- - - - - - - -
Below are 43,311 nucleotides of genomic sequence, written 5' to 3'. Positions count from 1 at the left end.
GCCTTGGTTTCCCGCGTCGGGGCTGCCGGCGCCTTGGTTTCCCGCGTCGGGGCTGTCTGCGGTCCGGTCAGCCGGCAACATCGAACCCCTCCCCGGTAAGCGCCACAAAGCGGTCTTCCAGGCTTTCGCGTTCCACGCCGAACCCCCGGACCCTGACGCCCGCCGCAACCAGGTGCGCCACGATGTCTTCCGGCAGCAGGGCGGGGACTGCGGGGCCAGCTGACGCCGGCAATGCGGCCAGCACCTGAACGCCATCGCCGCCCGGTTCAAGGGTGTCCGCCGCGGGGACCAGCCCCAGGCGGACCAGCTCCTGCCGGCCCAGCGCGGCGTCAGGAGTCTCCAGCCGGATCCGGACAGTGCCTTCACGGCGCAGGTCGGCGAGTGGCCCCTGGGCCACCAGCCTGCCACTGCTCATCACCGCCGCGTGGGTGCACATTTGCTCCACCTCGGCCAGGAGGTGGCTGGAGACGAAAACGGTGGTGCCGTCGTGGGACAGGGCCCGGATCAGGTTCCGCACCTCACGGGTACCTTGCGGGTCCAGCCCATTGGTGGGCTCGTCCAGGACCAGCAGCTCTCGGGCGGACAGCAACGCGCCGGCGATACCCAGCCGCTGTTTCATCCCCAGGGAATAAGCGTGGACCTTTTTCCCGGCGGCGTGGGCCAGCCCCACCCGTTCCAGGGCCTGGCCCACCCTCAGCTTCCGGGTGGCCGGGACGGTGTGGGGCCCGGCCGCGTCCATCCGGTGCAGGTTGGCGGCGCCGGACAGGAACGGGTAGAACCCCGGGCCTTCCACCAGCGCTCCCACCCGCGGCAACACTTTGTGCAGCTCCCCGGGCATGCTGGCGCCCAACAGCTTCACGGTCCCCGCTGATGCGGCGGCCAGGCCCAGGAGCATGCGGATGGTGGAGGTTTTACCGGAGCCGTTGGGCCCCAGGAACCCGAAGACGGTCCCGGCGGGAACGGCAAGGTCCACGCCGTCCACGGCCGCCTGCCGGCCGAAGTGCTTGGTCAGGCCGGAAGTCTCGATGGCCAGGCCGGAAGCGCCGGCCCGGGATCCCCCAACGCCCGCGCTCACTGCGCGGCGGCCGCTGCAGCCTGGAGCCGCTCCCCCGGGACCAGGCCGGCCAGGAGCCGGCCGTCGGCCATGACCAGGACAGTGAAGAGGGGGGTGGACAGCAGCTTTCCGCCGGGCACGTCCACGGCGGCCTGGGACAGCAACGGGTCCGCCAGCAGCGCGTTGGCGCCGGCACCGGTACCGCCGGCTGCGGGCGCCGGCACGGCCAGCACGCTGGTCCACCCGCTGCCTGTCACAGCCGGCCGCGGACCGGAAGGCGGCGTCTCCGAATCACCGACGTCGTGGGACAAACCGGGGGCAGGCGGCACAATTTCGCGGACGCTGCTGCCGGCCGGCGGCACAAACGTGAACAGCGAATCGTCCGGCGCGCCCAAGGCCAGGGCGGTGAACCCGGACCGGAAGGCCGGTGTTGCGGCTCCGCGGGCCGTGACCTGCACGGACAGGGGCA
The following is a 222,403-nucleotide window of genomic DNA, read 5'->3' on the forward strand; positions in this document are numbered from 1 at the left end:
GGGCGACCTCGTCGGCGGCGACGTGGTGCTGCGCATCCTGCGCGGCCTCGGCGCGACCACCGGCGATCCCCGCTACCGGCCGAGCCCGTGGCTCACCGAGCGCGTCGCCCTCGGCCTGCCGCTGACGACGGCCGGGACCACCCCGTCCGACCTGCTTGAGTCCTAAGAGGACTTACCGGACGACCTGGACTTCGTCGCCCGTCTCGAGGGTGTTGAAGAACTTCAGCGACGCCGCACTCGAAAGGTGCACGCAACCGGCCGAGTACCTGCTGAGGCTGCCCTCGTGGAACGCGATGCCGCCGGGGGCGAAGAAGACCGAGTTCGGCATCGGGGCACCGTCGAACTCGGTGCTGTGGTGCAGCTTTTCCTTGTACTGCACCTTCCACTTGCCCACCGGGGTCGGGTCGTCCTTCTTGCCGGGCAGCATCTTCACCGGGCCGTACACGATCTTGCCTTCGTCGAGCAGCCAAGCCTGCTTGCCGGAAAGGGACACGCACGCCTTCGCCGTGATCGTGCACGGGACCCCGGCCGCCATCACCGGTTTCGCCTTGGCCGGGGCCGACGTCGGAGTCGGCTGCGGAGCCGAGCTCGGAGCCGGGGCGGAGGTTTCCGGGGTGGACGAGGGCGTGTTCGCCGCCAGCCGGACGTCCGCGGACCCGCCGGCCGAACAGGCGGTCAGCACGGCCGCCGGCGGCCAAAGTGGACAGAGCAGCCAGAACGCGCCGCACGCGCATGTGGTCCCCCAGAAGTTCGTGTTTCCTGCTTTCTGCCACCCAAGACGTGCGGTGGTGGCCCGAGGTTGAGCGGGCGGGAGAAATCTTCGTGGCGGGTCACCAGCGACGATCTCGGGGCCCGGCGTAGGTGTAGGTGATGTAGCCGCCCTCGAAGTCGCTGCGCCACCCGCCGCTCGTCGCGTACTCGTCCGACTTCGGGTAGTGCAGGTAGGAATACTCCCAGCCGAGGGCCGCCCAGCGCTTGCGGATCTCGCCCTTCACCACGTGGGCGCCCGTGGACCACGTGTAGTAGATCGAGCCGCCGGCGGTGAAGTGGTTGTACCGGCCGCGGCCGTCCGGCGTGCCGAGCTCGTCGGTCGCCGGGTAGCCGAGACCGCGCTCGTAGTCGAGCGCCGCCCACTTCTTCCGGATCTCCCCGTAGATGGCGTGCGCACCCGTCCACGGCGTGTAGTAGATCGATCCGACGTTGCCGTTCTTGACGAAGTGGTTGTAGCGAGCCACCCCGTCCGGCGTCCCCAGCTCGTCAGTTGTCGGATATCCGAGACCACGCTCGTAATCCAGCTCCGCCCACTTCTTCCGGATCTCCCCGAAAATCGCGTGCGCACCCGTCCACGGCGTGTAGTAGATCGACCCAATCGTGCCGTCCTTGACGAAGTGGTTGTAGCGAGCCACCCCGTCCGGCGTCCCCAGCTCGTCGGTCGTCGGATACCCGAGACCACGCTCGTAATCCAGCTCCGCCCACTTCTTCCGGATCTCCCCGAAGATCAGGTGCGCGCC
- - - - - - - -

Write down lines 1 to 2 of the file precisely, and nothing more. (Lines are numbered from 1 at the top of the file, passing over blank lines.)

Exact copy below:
Below are 43,311 nucleotides of genomic sequence, written 5' to 3'. Positions count from 1 at the left end.
GCCTTGGTTTCCCGCGTCGGGGCTGCCGGCGCCTTGGTTTCCCGCGTCGGGGCTGTCTGCGGTCCGGTCAGCCGGCAACATCGAACCCCTCCCCGGTAAGCGCCACAAAGCGGTCTTCCAGGCTTTCGCGTTCCACGCCGAACCCCCGGACCCTGACGCCCGCCGCAACCAGGTGCGCCACGATGTCTTCCGGCAGCAGGGCGGGGACTGCGGGGCCAGCTGACGCCGGCAATGCGGCCAGCACCTGAACGCCATCGCCGCCCGGTTCAAGGGTGTCCGCCGCGGGGACCAGCCCCAGGCGGACCAGCTCCTGCCGGCCCAGCGCGGCGTCAGGAGTCTCCAGCCGGATCCGGACAGTGCCTTCACGGCGCAGGTCGGCGAGTGGCCCCTGGGCCACCAGCCTGCCACTGCTCATCACCGCCGCGTGGGTGCACATTTGCTCCACCTCGGCCAGGAGGTGGCTGGAGACGAAAACGGTGGTGCCGTCGTGGGACAGGGCCCGGATCAGGTTCCGCACCTCACGGGTACCTTGCGGGTCCAGCCCATTGGTGGGCTCGTCCAGGACCAGCAGCTCTCGGGCGGACAGCAACGCGCCGGCGATACCCAGCCGCTGTTTCATCCCCAGGGAATAAGCGTGGACCTTTTTCCCGGCGGCGTGGGCCAGCCCCACCCGTTCCAGGGCCTGGCCCACCCTCAGCTTCCGGGTGGCCGGGACGGTGTGGGGCCCGGCCGCGTCCATCCGGTGCAGGTTGGCGGCGCCGGACAGGAACGGGTAGAACCCCGGGCCTTCCACCAGCGCTCCCACCCGCGGCAACACTTTGTGCAGCTCCCCGGGCATGCTGGCGCCCAACAGCTTCACGGTCCCCGCTGATGCGGCGGCCAGGCCCAGGAGCATGCGGATGGTGGAGGTTTTACCGGAGCCGTTGGGCCCCAGGAACCCGAAGACGGTCCCGGCGGGAACGGCAAGGTCCACGCCGTCCACGGCCGCCTGCCGGCCGAAGTGCTTGGTCAGGCCGGAAGTCTCGATGGCCAGGCCGGAAGCGCCGGCCCGGGATCCCCCAACGCCCGCGCTCACTGCGCGGCGGCCGCTGCAGCCTGGAGCCGCTCCCCCGGGACCAGGCCGGCCAGGAGCCGGCCGTCGGCCATGACCAGGACAGTGAAGAGGGGGGTGGACAGCAGCTTTCCGCCGGGCACGTCCACGGCGGCCTGGGACAGCAACGGGTCCGCCAGCAGCGCGTTGGCGCCGGCACCGGTACCGCCGGCTGCGGGCGCCGGCACGGCCAGCACGCTGGTCCACCCGCTGCCTGTCACAGCCGGCCGCGGACCGGAAGGCGGCGTCTCCGAATCACCGACGTCGTGGGACAAACCGGGGGCAGGCGGCACAATTTCGCGGACGCTGCTGCCGGCCGGCGGCACAAACGTGAACAGCGAATCGTCCGGCGCGCCCAAGGCCAGGGCGGTGAACCCGGACCGGAAGGCCGGTGTTGCGGCTCCGCGGGCCGTGACCTGCACGGACAGGGGCA